NURSES’ knowledge, skills and personal attributes for providing competent health education practice, and its influencing factors: A cross-sectional study
Health education competence
Nursing practice
Clinical nurses
Nursing education
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Pueyo-Garrigues, M. (María); Pardavila-Belio, M. I. (Miren Idoia); Canga-Armayor, A. D. (Ana Dolores); et al. "NURSES’ knowledge, skills and personal attributes for providing competent health education practice, and its influencing factors: A cross-sectional study". Nurse Education in Practice. (58), 2022, 103277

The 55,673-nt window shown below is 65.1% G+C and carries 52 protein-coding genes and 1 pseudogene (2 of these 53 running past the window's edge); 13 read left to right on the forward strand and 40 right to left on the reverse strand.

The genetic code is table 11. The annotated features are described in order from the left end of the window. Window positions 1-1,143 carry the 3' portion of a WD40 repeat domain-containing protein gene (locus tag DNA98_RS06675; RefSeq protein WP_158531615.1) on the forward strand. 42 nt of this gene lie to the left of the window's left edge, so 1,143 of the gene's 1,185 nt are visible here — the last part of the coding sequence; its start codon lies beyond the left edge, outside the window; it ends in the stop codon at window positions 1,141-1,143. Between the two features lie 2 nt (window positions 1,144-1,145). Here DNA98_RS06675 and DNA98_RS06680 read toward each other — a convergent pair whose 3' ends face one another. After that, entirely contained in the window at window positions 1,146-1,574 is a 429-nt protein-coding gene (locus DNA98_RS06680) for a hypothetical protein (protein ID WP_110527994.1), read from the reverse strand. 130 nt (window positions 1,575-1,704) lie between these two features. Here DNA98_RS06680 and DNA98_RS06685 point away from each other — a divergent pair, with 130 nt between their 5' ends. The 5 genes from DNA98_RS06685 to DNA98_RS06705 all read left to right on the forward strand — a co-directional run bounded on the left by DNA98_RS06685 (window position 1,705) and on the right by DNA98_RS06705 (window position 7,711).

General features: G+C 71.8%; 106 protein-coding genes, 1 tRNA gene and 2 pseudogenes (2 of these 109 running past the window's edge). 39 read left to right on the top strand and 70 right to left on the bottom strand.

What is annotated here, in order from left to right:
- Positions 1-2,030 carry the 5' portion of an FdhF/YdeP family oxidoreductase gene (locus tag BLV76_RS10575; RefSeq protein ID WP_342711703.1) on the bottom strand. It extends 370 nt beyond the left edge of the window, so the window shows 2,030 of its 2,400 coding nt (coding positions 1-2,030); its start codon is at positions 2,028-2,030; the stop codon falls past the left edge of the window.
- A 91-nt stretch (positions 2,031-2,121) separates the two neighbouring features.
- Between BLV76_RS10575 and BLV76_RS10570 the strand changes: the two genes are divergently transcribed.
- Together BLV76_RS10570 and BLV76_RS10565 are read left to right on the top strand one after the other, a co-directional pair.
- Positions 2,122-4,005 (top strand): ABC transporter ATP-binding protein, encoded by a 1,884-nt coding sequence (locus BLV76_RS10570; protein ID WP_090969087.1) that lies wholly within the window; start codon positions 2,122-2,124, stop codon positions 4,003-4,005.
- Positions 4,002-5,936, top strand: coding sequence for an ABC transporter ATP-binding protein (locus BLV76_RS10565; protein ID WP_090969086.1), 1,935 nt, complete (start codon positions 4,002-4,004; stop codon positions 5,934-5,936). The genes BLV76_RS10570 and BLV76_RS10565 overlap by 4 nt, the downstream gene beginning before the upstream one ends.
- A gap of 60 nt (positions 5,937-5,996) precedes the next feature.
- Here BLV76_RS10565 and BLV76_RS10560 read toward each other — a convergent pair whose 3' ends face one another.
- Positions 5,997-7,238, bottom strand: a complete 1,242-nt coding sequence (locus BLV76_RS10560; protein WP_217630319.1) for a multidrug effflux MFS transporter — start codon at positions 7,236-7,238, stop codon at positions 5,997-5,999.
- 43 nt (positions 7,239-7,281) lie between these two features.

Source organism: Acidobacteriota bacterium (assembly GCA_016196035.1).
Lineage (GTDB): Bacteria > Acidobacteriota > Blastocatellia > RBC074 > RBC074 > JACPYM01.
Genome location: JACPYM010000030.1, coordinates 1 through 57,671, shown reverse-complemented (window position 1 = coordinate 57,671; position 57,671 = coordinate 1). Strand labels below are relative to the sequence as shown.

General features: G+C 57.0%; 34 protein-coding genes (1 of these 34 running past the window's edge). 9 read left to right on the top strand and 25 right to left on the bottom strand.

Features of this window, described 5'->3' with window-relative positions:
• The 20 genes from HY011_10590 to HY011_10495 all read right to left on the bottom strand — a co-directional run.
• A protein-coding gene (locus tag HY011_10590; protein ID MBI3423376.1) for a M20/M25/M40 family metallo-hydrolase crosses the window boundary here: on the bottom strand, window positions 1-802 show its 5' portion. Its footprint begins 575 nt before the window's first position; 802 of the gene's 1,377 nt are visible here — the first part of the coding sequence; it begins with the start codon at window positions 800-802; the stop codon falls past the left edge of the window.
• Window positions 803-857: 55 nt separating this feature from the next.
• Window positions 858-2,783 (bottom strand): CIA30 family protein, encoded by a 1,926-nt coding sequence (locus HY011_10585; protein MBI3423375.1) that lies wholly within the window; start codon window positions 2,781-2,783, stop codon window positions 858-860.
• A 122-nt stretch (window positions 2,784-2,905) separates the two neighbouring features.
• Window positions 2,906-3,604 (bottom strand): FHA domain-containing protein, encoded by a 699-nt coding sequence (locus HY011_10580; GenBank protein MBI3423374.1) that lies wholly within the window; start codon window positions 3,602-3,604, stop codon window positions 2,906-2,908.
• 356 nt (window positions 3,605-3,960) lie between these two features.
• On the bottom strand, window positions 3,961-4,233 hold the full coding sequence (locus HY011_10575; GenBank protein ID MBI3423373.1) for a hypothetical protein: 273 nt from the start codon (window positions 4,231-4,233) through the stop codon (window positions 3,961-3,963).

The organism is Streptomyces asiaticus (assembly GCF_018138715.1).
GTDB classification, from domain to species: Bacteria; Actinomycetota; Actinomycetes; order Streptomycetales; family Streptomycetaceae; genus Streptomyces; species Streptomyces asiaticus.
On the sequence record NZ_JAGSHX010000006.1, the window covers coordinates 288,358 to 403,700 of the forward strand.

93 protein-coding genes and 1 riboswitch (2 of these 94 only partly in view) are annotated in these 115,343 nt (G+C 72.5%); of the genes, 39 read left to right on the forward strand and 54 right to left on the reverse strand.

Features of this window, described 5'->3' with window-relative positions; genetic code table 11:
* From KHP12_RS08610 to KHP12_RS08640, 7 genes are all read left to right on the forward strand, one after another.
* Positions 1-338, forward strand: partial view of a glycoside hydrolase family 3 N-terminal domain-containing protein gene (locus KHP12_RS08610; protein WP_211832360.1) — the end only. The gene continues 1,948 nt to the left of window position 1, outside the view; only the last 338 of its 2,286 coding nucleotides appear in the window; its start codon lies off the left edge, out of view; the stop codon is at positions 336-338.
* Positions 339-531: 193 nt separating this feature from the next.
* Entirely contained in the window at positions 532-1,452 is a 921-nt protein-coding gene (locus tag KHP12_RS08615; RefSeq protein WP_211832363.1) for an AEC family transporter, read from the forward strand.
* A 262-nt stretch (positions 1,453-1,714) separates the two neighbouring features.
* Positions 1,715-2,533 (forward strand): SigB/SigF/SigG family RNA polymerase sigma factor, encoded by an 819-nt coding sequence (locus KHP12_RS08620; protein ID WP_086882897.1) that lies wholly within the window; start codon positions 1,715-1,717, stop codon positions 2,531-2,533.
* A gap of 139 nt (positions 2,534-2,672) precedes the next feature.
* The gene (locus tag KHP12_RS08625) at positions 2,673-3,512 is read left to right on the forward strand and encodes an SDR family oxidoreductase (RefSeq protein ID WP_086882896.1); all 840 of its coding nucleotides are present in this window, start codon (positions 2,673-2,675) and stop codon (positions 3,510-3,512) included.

Aim: To explore nurses’ knowledge, skills and personal attributes for competent health education practice and their association with potential influencing factors. Background: Clinical nurses are expected to perform effective health education interventions, but they do not feel competent. The self-assessment of the health education competence and its conditional factors is paramount for professional development. Design: A cross-sectional study. Methods: A total of 458 clinical nurses from two health specialized centers in Spain participated in this study. Data were collected using the Nurse Health Education Competence Instrument and a second self-report ques- tionnaire from January to February 2019. Descriptive statistics, t-test, analysis of variance, Pearson’s and Spearman’s correlation and multiple linear regression were used to analyse the data. The STROBE guideline was used Results: The mean scores of the knowledge (70.10 ± 15.11), skills (92.14 ± 15.18) and personal attributes scales (32.32 ± 5.89) were found to be low to moderate. The main influencing factors for the health education implementation were lack of education and training (71.4%), lack of time (67.5%) and high workload (67.3%). Nurses with higher educational level and perceived self-efficacy for competently providing health education, more extensive professional experience and previous training in health education rated higher in knowledge, skills and personal attributes. Age and years of experience were negatively correlated with knowledge scores, but positively with the rest of domains of the competence and self-efficacy. The regression models for the overall health education competence’s domains were significant (p < 0.001) with R2 values ranging from 28.0% to 49.3%. Self-efficacy, previous health education training and working in intensive care units were found to be significant in all cognitive, psychomotor and attitudinal scales. Conclusion: Clinical nurses reported on some skills and personal attributes for health education practice, but they seem to lack health education knowledge necessary for a competent practice. This study suggested that effective education and training and supportive organizational cultures are key to enhance nurses’ health education competence. Identifying nurses’ educational needs on the main domains of the competence and its intrinsic/ extrinsic influential factors may assist in both planning and organizing tailored training strategies and in pro- moting appropriate environments to support a high-quality health education practice Tweetable abstract: Nurses’ knowledge, skills and attitudes about health education competence are low to moderate. Training and organizational support are key

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